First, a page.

Liquid cooling for transmitters seems a bit exotic to many radio engineers, but truthfully, it’s anything but. I was speaking with Don Backus of Rohde & Schwarz recently; he reminded me that liquid cooling has been used for years with the large AM “flamethrowers” of the ’50s and ’60s, as it was the only efficient way to push the heat out of the high-power AM tube transmitters.
Engineers who have exposure to TV transmitters will know that liquid cooling is prevalent there, both with solid-state and IOT-based transmitters. Liquid cooling is becoming more prevalent in FM transmitters lately. Don said that today’s liquid-cooled transmitters are actually safer, simpler and easier to maintain than air-cooled models — and far more efficient overall.
Most engineers have heard the “horror stories” of liquid-cooled transmitters springing a leak and spraying water all over the transmitter, causing major problems. Rohde & Schwarz has taken a number of steps to prevent this kind of problem, starting with the design of the amplifier and power supply modules. A channel is cut into the actual heatsink, through which the coolant flows. The modules use a quick-disconnect to the liquid cooling system, so that even if you forget to turn off the valve to the module before removing it, there is no fluid leakage.
To further simplify operation, liquid coolant is delivered to the modules and combiner from a single intake port inside the transmitter and then, after circulating, exits from a single outtake port seen in Fig. 1. There are no multiple hoses. Both ports are connected to the pump stand (Fig. 2), and the heat exchanger (Fig. 3), using industrial-rated hoses. A cross section of one of the hoses is shown in Fig. 4.
Another misconception is that liquid cooling requires more maintenance. So what are the regular maintenance tasks regarding the liquid cooling inside the transmitter? Don says there are none — plain and simple. Since a liquid-cooled transmitter has no fans for amplifiers, no fans for power supplies and no general cabinet exhaust fan or blower, there are no fans to check, bearings to replace or filters to clean or change. This also results in a much cleaner environment.
Besides the reinforced hoses, the system includes two additional components, the pump stand and the heat exchanger. The pump stand typically will have two fully redundant pumps per cabinet, and a cabinet can run up to 40 kW of FM power. Should one pump fail, the other can pick up the entire load and you remain on the air at full power. Typical maintenance on the pump stand is to change or clean the liquid filter once per lifetime, at about the one year mark of operation. Since it’s a closed system, you’re not likely to have any contamination of the fluid after any possible flakes or grit left over from manufacturing are removed with that first filter cleaning, so one filter change will typically suffice.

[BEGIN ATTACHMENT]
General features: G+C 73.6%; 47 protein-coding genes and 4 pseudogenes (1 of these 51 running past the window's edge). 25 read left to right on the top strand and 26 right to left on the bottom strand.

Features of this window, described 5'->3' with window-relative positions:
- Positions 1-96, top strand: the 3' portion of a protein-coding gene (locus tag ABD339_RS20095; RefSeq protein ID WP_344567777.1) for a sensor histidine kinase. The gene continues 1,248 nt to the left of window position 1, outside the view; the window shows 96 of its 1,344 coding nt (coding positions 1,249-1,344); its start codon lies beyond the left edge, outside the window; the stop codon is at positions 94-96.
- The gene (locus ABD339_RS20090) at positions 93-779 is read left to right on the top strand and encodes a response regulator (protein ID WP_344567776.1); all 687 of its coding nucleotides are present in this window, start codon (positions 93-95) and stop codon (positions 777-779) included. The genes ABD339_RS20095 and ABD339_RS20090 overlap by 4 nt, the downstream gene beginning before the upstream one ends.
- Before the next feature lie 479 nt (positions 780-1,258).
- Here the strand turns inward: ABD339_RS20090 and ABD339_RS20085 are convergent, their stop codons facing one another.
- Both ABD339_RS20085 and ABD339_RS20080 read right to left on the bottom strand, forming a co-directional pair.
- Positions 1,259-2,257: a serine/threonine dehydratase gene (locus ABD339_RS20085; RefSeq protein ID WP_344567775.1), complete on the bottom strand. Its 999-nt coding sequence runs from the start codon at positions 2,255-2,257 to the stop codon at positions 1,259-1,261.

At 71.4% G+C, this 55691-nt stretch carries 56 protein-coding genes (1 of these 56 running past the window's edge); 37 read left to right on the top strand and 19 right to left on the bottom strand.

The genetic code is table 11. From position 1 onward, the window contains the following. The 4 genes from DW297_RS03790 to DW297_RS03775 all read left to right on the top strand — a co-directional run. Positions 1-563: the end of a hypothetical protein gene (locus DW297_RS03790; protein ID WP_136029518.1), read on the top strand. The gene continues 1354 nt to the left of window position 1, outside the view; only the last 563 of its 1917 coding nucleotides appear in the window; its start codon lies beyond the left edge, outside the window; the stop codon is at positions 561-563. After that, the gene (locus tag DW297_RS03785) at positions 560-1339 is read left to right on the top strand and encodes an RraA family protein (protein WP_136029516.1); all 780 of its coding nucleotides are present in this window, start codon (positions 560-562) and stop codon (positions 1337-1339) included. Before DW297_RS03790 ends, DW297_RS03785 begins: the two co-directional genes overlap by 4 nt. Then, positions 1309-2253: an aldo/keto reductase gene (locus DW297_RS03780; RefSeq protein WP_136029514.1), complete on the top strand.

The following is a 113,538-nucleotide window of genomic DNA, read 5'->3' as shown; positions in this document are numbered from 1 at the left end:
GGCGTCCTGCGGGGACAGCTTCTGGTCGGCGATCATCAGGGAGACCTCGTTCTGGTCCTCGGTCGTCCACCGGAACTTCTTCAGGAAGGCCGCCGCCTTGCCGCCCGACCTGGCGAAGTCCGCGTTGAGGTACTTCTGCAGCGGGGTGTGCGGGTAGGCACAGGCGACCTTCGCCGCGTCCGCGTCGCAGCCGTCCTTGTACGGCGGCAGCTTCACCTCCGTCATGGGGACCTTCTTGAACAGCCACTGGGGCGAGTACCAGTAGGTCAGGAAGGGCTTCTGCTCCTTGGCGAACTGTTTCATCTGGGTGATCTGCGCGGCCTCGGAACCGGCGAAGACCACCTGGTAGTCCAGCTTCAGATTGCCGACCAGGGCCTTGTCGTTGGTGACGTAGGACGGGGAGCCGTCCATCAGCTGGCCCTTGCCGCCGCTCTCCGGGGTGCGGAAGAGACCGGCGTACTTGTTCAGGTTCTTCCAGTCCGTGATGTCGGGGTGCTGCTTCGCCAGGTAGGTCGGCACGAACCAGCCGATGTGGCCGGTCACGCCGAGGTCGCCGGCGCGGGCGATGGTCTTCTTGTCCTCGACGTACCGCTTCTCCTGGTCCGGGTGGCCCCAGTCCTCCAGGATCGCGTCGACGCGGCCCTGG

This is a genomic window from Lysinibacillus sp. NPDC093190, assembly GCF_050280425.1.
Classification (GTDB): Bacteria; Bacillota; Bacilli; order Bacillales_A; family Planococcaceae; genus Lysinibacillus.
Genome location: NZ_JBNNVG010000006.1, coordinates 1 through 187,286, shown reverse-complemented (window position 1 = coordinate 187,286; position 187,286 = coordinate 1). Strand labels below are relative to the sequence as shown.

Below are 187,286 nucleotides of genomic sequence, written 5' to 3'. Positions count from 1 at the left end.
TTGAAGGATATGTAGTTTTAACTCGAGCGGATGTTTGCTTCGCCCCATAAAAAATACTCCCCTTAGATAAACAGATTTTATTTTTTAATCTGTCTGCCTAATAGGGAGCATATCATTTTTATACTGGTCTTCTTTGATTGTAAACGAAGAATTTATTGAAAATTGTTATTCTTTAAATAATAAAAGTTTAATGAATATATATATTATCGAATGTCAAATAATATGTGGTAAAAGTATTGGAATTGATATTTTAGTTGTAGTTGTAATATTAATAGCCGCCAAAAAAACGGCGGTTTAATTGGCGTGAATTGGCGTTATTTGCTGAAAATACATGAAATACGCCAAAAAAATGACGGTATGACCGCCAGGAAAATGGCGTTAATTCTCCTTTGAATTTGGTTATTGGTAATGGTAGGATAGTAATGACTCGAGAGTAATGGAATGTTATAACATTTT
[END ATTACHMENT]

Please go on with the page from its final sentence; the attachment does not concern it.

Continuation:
In addition to keeping the transmitter cleaner, Don pointed out, you don’t need to run your HVAC system for a liquid-cooled transmitter. Users will find their HVAC load will be greatly reduced, and power savings can be considerable, typically in excess of 13 percent.
The SNMP/GUI interface of your liquid-cooled transmitter will alert you to issues that may come up with the integral cooling system so you’ll know about any performance issues.
Get more information from Don Backus by emailing firstname.lastname@example.org. Tell him you saw the Workbench article.
Five years ago, Workbench outlined a project that Rhode Island Public Radio IT and Engineering Director Aaron Read completed to heat the satellite dish used to receive some of RIPR’s satellite-delivered programming. Ice is common in this part of New England, and the heated dish saved Aaron from clearing the dish after each storm.
Aaron has added an update to this project, using SNMP.
I had to laugh when reading Aaron’s piece. SNMP stands for “Simple Network Monitoring Protocol” but, Aaron writes, “There’s nothing simple about it!” Having worked with the protocol myself, I have to agree, but Aaron also points out that it is quite powerful, especially when linked up with the Burk Arc Plus Touch with SNMP Plus.
Aaron includes a useful tutorial in setting up SNMP monitoring, and you can find it online: http://ripr.org/post/theec-snmp-sfx4104-denkovi-wonkish and http://ripr.org/post/theec-satdish-heater-2-son-dish-heater.
Special projects engineer Dan Slentz writes about the new mics that are using 3 to 5V “Plug-in Power.” Headphone and microphone manufacturer Rode is making an adaptor that takes 12 to 48V phantom power, and converts it down to the 3 to 5V needed by these new mics, seen in Fig. 5. A neat feature that I noticed were the threads on the TRS connection (see Fig. 6). The TRS plug can be screwed down so it won’t come unplugged — a novel idea.
The 3.5 mm female TRS socket adapts to a male XLR, permitting the newer mics to be used with professional broadcast XLR connections. The adaptor is the Rode model VXLR+ and can be purchased from www.sweetwater.com for under $30. Search for Rode VXLR+.
Thanks to Sweetwater for providing the photos.
Contribute to Workbench. You’ll help fellow engineers and qualify for SBE recertification credit. Send Workbench tips and high-resolution photos to email@example.com. Fax to (603) 472-4944.
Author John Bisset has spent 48 years in the broadcasting industry and is still learning. He handles Western U.S. radio sales for the Telos Alliance. He is SBE certified and is a past recipient of the SBE’s Educator of the Year Award.